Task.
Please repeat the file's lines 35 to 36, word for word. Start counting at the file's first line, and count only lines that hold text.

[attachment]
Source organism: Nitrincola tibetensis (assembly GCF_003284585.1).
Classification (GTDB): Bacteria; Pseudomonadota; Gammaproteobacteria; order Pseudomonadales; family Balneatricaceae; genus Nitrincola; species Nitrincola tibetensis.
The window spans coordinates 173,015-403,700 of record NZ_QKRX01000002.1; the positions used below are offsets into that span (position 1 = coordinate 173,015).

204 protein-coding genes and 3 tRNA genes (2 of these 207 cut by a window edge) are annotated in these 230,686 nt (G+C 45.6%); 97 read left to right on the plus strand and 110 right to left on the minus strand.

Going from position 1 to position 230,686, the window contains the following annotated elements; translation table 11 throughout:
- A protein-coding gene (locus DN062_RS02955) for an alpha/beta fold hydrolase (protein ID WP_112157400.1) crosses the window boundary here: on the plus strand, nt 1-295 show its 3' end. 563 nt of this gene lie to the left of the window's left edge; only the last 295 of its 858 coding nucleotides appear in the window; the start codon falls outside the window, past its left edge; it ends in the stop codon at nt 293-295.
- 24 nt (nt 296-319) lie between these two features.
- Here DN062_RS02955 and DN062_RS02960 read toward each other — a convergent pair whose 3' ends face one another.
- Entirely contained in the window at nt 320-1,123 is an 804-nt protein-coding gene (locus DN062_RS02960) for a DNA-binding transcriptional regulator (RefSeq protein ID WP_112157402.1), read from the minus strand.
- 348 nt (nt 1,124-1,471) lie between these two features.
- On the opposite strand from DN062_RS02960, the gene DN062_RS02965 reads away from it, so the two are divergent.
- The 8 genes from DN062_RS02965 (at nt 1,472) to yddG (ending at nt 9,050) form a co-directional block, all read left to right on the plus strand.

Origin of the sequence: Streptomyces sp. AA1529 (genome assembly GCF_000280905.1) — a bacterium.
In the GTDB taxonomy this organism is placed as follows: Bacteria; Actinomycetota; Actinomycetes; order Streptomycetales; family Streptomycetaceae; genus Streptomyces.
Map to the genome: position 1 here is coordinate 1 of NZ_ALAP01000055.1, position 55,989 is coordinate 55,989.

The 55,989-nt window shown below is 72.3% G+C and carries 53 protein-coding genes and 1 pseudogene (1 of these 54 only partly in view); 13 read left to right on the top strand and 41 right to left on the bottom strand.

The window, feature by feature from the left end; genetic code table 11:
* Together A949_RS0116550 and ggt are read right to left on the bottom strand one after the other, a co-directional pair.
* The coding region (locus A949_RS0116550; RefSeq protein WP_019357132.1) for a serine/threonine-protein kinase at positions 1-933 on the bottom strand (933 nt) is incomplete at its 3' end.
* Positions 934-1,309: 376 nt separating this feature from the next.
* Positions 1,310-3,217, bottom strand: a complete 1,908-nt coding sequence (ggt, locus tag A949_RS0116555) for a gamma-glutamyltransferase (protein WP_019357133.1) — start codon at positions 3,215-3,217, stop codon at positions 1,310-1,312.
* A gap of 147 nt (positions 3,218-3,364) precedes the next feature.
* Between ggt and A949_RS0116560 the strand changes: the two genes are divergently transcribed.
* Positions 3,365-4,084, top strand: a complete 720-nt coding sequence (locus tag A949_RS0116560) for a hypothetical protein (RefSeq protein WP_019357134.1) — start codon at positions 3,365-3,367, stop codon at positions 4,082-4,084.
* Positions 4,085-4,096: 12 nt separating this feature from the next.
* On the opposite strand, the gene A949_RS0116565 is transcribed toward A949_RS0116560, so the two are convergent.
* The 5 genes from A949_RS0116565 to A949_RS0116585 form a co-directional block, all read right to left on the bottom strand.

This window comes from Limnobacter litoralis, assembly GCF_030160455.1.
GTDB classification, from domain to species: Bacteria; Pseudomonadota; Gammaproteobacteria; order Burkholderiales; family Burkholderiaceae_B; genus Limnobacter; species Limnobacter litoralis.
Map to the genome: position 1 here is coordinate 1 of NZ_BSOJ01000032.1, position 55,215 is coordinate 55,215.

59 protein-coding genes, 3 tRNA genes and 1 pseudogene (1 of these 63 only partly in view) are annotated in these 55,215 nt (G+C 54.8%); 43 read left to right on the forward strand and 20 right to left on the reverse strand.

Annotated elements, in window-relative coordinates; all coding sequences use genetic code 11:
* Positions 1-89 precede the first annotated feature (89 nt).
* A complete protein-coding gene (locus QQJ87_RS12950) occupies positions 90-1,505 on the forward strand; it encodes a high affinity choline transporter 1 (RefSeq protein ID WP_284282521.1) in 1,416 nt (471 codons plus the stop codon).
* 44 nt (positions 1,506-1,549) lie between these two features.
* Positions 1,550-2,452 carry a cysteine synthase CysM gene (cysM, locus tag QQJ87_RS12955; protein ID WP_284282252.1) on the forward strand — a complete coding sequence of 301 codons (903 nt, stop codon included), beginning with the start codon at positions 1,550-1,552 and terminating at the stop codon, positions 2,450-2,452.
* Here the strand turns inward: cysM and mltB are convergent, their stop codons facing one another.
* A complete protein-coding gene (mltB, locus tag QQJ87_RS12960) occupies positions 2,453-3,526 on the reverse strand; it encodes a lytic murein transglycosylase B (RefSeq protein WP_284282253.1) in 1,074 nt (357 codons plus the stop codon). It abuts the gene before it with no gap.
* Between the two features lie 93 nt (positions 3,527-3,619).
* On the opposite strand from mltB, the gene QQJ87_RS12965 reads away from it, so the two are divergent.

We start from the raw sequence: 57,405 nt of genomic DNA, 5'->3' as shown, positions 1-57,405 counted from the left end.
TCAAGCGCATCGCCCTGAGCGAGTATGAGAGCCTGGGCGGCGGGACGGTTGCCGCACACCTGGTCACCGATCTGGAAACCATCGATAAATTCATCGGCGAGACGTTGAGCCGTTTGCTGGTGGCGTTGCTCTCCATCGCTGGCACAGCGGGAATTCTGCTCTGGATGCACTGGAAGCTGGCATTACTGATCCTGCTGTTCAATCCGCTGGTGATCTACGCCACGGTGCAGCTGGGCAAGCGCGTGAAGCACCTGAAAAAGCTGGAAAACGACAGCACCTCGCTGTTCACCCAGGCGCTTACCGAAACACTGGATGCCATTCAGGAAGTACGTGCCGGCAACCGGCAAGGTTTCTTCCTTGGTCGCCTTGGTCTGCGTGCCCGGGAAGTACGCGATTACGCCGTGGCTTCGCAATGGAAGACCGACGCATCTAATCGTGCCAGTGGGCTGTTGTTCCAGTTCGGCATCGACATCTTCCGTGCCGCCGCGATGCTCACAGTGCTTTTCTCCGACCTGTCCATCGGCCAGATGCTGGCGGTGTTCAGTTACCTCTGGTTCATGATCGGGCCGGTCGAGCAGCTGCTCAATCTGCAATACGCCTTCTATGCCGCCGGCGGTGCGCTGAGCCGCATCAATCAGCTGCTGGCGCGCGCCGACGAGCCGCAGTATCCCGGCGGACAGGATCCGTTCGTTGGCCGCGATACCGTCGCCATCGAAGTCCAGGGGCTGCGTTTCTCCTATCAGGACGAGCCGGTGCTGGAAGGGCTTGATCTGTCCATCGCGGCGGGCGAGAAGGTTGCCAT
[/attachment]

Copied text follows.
* 44 nt (positions 1,506-1,549) lie between these two features.
* Positions 1,550-2,452 carry a cysteine synthase CysM gene (cysM, locus tag QQJ87_RS12955; protein ID WP_284282252.1) on the forward strand — a complete coding sequence of 301 codons (903 nt, stop codon included), beginning with the start codon at positions 1,550-1,552 and terminating at the stop codon, positions 2,450-2,452.